Fall 2017 Collection from Brooklyn Tweed
So many months go by between conception and release, it's always fun to see our work from the design team come to life. While congratulations go to my fellow design teammates Jared, Norah, Veronik and (newcomer) Gudrun; a huge thank you goes to the entire team (in and out of the Portland office) that makes it all happen smoothly!
Here's a brief introduction to each of my pieces in our Fall 2017 Collection.
(All photos shown below are copyright Brooklyn Tweed/Jared Flood.)
The first time I felt Arbor in my hands, I knew it would create amazing textured stitches, and I was right. Equus evolved from falling in love with one of the first stitch patterns I tried—a 4-stitch and 4-row repeat of left and right cable crosses. Simple to work, but can be tiring for your hands (not to mention a total yarn hog), so I decided to use it judiciously as a front and back panel, only. The remaining fabric is worked in stockinette stitch and the seams are exposed to the outside just where the two fabrics meet to create a crisp visual detail. The result is a classic, minimally textured pullover with a flattering A-line shape and cozy turtleneck collar.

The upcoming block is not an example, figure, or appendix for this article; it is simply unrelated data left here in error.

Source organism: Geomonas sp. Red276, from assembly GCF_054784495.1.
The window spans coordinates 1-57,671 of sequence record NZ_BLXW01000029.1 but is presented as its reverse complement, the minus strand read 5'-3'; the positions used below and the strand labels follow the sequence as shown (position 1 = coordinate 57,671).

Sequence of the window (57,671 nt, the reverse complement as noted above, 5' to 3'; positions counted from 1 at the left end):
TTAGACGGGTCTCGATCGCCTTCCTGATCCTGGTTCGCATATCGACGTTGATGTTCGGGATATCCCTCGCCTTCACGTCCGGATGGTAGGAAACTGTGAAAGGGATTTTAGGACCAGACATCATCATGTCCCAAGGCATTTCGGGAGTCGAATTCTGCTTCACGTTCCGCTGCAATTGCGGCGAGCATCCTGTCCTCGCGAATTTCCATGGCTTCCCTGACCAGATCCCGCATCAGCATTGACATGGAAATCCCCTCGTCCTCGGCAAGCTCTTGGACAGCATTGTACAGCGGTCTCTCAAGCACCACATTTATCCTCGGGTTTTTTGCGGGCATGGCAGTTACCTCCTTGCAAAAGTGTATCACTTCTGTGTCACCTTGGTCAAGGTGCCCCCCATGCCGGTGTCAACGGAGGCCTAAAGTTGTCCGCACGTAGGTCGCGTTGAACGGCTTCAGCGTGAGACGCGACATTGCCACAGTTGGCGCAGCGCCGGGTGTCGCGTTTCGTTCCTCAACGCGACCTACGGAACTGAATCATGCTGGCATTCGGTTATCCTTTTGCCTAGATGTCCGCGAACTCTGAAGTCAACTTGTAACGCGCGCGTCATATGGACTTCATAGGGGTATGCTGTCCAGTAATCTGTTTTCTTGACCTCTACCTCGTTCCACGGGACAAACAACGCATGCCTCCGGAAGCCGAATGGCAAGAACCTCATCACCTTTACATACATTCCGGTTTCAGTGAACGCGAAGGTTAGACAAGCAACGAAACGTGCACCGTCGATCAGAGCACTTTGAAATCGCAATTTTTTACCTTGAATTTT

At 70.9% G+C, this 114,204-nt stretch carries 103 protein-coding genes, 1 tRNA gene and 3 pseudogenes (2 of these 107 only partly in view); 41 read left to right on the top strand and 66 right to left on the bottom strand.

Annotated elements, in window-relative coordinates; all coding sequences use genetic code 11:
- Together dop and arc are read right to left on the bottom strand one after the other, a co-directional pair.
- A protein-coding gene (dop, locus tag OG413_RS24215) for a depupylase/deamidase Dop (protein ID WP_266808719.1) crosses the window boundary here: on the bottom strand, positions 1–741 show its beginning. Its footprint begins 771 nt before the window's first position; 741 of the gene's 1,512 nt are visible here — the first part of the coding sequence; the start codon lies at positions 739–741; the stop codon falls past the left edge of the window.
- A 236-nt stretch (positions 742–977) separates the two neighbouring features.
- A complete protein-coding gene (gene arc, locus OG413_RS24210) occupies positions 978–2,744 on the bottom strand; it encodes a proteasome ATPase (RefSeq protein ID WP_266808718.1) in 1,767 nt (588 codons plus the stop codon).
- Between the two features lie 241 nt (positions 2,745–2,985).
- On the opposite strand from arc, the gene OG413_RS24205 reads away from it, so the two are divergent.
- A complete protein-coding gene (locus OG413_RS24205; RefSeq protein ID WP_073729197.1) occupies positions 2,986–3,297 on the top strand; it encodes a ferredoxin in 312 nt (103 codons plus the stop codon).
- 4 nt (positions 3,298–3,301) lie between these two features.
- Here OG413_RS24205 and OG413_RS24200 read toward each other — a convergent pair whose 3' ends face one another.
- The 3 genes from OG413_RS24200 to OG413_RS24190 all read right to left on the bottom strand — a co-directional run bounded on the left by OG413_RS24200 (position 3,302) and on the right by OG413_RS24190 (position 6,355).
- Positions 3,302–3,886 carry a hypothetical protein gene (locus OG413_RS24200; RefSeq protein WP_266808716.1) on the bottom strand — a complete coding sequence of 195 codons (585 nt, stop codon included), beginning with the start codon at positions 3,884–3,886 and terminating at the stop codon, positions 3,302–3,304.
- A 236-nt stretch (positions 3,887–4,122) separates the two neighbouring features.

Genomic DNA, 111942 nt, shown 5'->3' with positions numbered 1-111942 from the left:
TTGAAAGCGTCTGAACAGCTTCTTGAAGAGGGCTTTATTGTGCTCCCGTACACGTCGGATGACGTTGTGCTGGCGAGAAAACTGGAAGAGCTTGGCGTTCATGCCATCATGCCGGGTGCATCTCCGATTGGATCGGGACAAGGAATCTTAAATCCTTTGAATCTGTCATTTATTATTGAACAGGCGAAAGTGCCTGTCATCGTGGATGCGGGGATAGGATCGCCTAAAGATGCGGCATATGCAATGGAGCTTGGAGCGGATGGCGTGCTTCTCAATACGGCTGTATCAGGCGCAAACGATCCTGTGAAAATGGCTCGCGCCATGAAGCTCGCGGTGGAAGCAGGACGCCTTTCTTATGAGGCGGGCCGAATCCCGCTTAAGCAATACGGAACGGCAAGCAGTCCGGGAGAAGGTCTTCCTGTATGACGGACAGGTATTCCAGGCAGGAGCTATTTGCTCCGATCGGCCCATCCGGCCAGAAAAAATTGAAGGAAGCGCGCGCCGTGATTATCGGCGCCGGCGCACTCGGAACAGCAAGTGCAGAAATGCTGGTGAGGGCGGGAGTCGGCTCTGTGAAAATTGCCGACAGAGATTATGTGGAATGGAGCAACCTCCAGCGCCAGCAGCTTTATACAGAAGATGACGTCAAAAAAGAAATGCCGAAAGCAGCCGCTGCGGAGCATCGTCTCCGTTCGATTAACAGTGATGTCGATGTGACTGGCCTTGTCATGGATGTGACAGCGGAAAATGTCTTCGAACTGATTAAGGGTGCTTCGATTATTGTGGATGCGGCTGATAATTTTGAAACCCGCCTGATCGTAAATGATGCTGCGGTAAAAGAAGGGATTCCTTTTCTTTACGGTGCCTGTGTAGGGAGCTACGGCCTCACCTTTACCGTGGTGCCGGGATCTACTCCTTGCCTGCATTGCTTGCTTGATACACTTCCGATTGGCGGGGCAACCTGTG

Having had so much fun designing Ludlow, I continue to play around with combining knits and purls to create modern Geurnsey inspired accessory designs. Wallace uses bold repeating diagonal lines that are slightly offset (and mirrored) and framed by columns of half-twisted rib and seed stitch. The overall effect is that of a big stylized chevron pattern. The original concept was meant for Quarry, but we decided it was too good not to include a version using Arbor.
If you'd asked me five years ago what my favorite knitting technique would be, I don't think stranded colorwork would have even made it to the top five. Not any more. Other than endless stockinette stitch, it's a close second.
The colorwork motif on Sommers came out of my preparation work for our Yokes Collection this past spring. I loved it but the scale was too small for use on the body of a garment (see my Townes pullover), and well, it was a no-brainer to use it for a hat. It requires five colors of Loft, but you'll need only a tiny bit of four, so it's a perfect project to use up bits of leftover stash.
As for the shape, it's intended to look like (and is worked like) a beret, but the fit is closer to a slouchy cap. I personally knitted three of these in different colors, and enjoyed every single stitch.